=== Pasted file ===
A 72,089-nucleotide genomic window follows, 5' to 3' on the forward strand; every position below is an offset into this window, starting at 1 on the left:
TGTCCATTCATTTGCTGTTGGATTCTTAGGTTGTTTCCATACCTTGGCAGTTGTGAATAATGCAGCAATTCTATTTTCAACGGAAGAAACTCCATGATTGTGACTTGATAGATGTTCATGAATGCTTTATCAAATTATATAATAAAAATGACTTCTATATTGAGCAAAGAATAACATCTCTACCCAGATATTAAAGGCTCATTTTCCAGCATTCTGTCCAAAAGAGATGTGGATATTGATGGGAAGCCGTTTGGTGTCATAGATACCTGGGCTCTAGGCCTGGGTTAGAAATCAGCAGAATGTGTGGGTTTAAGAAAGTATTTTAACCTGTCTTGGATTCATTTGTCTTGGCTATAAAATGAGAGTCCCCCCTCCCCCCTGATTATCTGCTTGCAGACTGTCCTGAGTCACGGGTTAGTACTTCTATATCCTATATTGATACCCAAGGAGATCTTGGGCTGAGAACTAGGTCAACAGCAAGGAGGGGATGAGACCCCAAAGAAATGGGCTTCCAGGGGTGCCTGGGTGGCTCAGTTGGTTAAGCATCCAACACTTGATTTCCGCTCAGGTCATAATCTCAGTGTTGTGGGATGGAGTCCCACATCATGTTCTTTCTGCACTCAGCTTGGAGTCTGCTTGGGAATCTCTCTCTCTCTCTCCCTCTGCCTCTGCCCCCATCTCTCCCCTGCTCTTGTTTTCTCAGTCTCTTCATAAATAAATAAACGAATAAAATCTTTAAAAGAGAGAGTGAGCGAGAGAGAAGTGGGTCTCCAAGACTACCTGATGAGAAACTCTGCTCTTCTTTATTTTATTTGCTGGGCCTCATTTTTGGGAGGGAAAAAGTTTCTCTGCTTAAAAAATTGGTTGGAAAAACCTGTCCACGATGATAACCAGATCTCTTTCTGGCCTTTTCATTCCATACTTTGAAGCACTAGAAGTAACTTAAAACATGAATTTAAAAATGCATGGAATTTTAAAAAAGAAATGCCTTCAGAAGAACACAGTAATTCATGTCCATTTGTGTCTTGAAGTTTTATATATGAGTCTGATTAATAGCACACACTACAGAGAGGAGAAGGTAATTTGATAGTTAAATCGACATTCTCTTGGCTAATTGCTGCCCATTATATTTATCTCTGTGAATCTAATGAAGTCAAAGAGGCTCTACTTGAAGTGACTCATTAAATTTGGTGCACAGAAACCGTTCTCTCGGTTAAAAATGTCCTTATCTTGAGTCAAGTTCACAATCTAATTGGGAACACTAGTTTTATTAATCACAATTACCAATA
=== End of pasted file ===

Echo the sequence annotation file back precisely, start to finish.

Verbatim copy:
A 72,089-nucleotide genomic window follows, 5' to 3' on the forward strand; every position below is an offset into this window, starting at 1 on the left:
TGTCCATTCATTTGCTGTTGGATTCTTAGGTTGTTTCCATACCTTGGCAGTTGTGAATAATGCAGCAATTCTATTTTCAACGGAAGAAACTCCATGATTGTGACTTGATAGATGTTCATGAATGCTTTATCAAATTATATAATAAAAATGACTTCTATATTGAGCAAAGAATAACATCTCTACCCAGATATTAAAGGCTCATTTTCCAGCATTCTGTCCAAAAGAGATGTGGATATTGATGGGAAGCCGTTTGGTGTCATAGATACCTGGGCTCTAGGCCTGGGTTAGAAATCAGCAGAATGTGTGGGTTTAAGAAAGTATTTTAACCTGTCTTGGATTCATTTGTCTTGGCTATAAAATGAGAGTCCCCCCTCCCCCCTGATTATCTGCTTGCAGACTGTCCTGAGTCACGGGTTAGTACTTCTATATCCTATATTGATACCCAAGGAGATCTTGGGCTGAGAACTAGGTCAACAGCAAGGAGGGGATGAGACCCCAAAGAAATGGGCTTCCAGGGGTGCCTGGGTGGCTCAGTTGGTTAAGCATCCAACACTTGATTTCCGCTCAGGTCATAATCTCAGTGTTGTGGGATGGAGTCCCACATCATGTTCTTTCTGCACTCAGCTTGGAGTCTGCTTGGGAATCTCTCTCTCTCTCTCCCTCTGCCTCTGCCCCCATCTCTCCCCTGCTCTTGTTTTCTCAGTCTCTTCATAAATAAATAAACGAATAAAATCTTTAAAAGAGAGAGTGAGCGAGAGAGAAGTGGGTCTCCAAGACTACCTGATGAGAAACTCTGCTCTTCTTTATTTTATTTGCTGGGCCTCATTTTTGGGAGGGAAAAAGTTTCTCTGCTTAAAAAATTGGTTGGAAAAACCTGTCCACGATGATAACCAGATCTCTTTCTGGCCTTTTCATTCCATACTTTGAAGCACTAGAAGTAACTTAAAACATGAATTTAAAAATGCATGGAATTTTAAAAAAGAAATGCCTTCAGAAGAACACAGTAATTCATGTCCATTTGTGTCTTGAAGTTTTATATATGAGTCTGATTAATAGCACACACTACAGAGAGGAGAAGGTAATTTGATAGTTAAATCGACATTCTCTTGGCTAATTGCTGCCCATTATATTTATCTCTGTGAATCTAATGAAGTCAAAGAGGCTCTACTTGAAGTGACTCATTAAATTTGGTGCACAGAAACCGTTCTCTCGGTTAAAAATGTCCTTATCTTGAGTCAAGTTCACAATCTAATTGGGAACACTAGTTTTATTAATCACAATTACCAATA